p. 208 p. 209 p. 210 p. 211
205:1 p. 207 For Kasuga see Sect. LVIII, Note 7. Izakaha is a place in Yamato. The signification of the name is uncertain.
205:2 Takanu-hime. Takanu is the name of a district in Tango, and signifies "bamboo moor."
205:3 The signification of this name is quite obscure.
205:4 Taniha no oho-agata-nushi. Taniha (modern Tamba) is the name of a province (formerly including the province of Tango) in Central Japan. It is supposed to mean "the place of rice-fields," the rice offered at the shrine of the Sun-Goddess in Ise being brought thence.
205:5 p. 208 Hiko signifies "prince." The other syllables of tie name are obscure.
205:6 See Sect. LXI, Note 8.
205:7 Biko (hiko) signifies "prince." The other elements of this compound are obscure.
205:8 One is tempted to render this name by Princess of Mima. But there is no authority for regarding Mima either in this or in the preceding personal name as originally the name of a place.
205:9 Motowori has no explanation to offer of the syllables Oke-tsu. Hime means "princess."
205:10 Hiko means "prince "and kuni means "country.
205:11 Wani no omi. Wani is a place in Yamato, and there is a pass or hill of that name (Wani-zaka). The only signification belonging to the word wani is "crocodile."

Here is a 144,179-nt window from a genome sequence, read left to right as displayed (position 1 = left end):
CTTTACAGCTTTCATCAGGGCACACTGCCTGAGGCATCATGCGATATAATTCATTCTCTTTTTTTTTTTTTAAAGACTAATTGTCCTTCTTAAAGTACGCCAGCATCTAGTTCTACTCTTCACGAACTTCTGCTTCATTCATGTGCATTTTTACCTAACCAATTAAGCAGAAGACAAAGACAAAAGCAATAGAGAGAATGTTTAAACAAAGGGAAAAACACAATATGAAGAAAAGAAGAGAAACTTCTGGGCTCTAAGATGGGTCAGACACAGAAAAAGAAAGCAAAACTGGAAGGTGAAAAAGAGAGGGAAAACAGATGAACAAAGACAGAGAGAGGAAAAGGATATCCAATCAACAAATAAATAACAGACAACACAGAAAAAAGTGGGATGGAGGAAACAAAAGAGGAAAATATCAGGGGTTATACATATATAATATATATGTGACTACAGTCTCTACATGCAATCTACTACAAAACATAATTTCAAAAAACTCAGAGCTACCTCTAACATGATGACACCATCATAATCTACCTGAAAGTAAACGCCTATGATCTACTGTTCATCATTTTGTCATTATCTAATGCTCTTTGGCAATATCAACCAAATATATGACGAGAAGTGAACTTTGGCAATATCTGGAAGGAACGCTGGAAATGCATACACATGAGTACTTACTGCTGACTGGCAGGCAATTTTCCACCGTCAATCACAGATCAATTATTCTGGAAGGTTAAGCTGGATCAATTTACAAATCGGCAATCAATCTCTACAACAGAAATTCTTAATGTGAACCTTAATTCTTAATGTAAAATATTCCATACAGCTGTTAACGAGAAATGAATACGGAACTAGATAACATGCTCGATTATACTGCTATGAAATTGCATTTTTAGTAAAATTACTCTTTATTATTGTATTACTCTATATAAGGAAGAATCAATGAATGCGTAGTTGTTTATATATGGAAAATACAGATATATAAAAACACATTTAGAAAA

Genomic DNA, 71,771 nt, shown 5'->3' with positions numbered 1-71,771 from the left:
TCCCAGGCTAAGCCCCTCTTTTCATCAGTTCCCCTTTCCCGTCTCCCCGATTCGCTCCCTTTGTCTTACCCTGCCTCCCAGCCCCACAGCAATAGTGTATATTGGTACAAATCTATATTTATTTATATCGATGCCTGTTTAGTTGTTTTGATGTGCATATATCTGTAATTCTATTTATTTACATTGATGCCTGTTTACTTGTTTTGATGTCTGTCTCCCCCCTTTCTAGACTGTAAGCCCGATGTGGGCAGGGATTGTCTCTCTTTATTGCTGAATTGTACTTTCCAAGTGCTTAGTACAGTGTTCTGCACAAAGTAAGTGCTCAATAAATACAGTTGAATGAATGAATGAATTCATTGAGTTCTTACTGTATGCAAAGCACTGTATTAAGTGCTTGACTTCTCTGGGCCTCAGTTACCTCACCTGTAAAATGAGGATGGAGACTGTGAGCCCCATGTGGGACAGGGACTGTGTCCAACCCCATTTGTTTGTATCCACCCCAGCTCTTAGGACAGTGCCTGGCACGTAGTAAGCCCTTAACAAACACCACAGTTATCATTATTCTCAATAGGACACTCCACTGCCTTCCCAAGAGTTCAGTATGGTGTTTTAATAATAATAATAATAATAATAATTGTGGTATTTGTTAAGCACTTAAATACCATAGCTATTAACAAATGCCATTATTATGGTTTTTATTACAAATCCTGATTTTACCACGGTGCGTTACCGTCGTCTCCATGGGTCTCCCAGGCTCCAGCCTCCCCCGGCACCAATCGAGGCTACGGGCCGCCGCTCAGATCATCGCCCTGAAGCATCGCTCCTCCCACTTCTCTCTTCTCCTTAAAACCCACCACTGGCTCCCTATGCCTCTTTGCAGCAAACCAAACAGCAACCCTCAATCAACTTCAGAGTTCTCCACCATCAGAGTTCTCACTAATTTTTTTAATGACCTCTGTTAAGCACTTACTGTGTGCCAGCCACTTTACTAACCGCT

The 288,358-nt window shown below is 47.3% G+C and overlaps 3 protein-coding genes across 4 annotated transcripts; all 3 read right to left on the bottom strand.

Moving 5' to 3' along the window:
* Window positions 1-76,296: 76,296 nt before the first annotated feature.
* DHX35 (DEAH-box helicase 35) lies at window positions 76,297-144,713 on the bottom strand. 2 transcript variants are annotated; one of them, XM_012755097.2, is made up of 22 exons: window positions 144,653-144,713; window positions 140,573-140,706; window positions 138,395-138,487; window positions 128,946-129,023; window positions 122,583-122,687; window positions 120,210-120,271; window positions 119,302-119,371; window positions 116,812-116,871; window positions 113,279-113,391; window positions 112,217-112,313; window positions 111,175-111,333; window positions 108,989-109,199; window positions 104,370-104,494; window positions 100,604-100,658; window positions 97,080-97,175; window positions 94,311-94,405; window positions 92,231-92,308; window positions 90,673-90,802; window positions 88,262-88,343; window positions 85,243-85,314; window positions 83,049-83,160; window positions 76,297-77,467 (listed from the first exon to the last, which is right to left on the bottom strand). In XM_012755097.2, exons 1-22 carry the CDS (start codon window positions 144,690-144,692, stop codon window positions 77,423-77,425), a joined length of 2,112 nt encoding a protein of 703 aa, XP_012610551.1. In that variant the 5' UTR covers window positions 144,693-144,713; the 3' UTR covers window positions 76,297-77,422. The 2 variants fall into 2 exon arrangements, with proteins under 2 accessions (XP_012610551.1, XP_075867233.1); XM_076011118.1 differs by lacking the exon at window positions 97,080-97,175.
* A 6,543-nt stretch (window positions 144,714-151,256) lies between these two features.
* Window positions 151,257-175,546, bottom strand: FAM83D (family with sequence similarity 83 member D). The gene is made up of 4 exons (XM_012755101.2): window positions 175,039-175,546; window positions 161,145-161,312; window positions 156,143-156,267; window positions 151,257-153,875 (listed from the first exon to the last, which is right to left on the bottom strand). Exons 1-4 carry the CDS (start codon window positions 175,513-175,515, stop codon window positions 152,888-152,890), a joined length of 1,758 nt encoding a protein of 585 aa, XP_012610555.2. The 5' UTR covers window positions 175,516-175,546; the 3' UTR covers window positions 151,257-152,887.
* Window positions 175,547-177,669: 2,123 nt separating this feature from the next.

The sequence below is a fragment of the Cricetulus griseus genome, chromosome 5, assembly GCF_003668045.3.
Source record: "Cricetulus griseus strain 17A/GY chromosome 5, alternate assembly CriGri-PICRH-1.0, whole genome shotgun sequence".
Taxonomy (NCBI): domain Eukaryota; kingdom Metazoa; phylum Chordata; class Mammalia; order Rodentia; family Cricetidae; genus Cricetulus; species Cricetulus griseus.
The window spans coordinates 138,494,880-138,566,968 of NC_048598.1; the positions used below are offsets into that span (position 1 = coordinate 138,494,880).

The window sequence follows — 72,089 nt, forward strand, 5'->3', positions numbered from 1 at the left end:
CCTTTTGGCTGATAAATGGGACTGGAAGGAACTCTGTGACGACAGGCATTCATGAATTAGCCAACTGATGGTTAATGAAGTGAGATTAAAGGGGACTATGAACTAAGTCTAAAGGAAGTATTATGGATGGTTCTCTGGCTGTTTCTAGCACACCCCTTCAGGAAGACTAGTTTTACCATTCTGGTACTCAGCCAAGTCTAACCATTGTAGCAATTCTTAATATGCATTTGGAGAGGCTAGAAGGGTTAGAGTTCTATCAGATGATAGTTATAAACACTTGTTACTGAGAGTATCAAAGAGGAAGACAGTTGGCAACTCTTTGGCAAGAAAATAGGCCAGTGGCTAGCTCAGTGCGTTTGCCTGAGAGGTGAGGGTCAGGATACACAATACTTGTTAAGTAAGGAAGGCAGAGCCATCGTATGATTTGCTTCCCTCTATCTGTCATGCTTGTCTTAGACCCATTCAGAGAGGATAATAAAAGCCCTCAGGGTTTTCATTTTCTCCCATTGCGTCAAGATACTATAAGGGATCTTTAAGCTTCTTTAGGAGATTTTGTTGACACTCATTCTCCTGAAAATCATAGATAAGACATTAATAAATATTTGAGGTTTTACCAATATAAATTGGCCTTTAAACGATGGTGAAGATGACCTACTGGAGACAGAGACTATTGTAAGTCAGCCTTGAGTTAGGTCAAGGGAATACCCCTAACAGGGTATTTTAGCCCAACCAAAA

205:12 Hiko-imasu no miko. Signification obscure.
205:13 Or "the Princess of Washi "or "the Eagle Princess." In Japanese Washihime.
205:14 Kadzuraki is the name of a district in Yamato, and Motowori believes Tarumi to be the name of a place in Settsu.
205:15 Take-toyo-hadzura-wake no miko. The first two elements of the compound signify respectively "brave "and "luxuriant" while the last probably means "lord." The signification of hadzura is obscure.
205:16 Oho-tsutsuki-tari-ne no miko. Tsutsuki being the name of a district in Yamashiro, the whole compound signifies "prince great sufficing lord of great Tsutsuki."
205:17 Sanugi-tari-ne no miko, i.e., "prince sufficing lord of Sanugi," (Sanuki,—see Sect. V, Note 6).